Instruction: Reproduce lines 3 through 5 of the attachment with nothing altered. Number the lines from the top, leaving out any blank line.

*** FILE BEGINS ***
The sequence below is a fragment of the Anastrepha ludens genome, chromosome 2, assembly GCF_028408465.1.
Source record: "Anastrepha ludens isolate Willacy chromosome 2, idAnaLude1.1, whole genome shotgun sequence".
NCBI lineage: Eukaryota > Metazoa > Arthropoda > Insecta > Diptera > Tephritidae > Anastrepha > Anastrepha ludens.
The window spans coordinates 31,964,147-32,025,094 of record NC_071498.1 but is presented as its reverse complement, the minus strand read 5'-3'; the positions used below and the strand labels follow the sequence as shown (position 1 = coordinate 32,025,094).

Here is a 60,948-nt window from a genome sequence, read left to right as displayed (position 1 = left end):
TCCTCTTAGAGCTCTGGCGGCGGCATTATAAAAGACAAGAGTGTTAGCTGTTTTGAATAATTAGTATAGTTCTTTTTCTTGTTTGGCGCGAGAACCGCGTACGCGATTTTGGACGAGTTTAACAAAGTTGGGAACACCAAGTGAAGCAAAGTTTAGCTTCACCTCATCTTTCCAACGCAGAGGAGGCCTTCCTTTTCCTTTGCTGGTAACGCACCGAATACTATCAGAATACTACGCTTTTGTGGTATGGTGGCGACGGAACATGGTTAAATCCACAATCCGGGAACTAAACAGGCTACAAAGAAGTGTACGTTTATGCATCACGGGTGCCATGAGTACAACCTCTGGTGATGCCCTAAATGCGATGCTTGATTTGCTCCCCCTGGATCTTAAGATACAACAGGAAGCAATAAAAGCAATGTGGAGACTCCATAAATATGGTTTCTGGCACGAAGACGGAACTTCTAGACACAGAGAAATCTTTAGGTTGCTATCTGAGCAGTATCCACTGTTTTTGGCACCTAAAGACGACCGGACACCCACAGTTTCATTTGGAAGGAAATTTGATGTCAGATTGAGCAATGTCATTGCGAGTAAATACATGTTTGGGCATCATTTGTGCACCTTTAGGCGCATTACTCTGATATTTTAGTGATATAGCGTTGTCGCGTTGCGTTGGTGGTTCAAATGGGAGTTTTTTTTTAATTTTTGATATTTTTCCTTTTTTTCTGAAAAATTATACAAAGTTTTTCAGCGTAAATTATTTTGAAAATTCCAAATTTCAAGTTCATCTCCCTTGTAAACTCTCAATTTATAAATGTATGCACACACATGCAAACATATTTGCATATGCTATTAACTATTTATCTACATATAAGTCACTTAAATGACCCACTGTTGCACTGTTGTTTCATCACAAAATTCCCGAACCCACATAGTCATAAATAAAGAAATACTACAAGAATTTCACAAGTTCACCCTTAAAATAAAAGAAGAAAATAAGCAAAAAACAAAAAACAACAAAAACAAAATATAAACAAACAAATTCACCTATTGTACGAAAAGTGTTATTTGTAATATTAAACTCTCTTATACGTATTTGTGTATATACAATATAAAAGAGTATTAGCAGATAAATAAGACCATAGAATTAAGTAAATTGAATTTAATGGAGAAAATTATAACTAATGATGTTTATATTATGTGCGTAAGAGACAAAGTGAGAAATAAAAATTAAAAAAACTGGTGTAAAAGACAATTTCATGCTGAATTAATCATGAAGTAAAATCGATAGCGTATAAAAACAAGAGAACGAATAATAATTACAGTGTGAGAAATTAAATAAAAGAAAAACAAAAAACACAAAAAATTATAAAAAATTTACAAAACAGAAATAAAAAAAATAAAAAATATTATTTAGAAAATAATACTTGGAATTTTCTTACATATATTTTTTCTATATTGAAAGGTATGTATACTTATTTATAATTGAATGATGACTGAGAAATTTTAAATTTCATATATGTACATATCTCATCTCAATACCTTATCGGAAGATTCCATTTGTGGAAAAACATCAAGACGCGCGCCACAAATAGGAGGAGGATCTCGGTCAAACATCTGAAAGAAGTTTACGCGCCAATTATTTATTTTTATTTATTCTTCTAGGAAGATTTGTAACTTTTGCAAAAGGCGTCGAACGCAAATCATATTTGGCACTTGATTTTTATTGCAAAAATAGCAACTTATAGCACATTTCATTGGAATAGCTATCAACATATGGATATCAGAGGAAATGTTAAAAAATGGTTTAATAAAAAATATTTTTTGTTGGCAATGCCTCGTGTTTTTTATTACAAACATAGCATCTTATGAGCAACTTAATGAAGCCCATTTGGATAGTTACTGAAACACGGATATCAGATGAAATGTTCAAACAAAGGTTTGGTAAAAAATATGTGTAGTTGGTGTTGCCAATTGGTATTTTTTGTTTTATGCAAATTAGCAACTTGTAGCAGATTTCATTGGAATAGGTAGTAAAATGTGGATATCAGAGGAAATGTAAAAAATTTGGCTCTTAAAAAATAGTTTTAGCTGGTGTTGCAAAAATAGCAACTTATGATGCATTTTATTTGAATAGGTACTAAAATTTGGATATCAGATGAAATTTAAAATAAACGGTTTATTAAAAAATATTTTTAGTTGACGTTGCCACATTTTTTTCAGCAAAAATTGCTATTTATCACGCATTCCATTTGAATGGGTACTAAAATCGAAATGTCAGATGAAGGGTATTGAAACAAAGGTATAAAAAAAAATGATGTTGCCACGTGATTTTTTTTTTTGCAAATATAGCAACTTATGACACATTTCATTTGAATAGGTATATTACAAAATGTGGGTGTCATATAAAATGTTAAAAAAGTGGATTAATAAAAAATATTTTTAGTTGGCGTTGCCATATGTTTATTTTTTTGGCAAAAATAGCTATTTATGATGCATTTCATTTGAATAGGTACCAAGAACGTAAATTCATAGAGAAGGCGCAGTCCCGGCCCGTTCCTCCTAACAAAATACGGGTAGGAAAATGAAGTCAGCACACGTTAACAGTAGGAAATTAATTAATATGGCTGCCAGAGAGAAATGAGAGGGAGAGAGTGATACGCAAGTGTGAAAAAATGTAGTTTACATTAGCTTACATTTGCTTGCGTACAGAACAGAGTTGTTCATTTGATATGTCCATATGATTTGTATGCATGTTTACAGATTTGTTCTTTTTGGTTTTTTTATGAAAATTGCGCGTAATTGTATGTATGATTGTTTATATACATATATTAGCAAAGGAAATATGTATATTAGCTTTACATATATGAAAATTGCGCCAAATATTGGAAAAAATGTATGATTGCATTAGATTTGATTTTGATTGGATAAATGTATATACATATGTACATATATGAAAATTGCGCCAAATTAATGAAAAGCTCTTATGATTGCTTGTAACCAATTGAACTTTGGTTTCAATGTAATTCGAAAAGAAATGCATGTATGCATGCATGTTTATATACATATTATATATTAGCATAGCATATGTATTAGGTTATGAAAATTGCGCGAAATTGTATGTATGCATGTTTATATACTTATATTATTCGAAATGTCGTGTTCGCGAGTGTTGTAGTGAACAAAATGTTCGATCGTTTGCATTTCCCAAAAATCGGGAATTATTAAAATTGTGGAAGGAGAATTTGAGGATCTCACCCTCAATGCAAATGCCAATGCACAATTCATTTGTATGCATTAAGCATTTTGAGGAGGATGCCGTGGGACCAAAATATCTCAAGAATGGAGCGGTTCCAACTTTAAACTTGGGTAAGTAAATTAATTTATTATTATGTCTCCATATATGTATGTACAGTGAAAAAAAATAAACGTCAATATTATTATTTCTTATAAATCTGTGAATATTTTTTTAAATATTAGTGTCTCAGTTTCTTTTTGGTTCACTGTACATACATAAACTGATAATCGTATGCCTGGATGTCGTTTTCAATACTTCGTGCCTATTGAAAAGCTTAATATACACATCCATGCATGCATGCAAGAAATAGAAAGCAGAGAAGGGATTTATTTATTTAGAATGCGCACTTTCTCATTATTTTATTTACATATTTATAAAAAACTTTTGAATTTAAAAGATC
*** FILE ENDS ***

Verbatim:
NCBI lineage: Eukaryota > Metazoa > Arthropoda > Insecta > Diptera > Tephritidae > Anastrepha > Anastrepha ludens.
The window spans coordinates 31,964,147-32,025,094 of record NC_071498.1 but is presented as its reverse complement, the minus strand read 5'-3'; the positions used below and the strand labels follow the sequence as shown (position 1 = coordinate 32,025,094).

Here is a 60,948-nt window from a genome sequence, read left to right as displayed (position 1 = left end):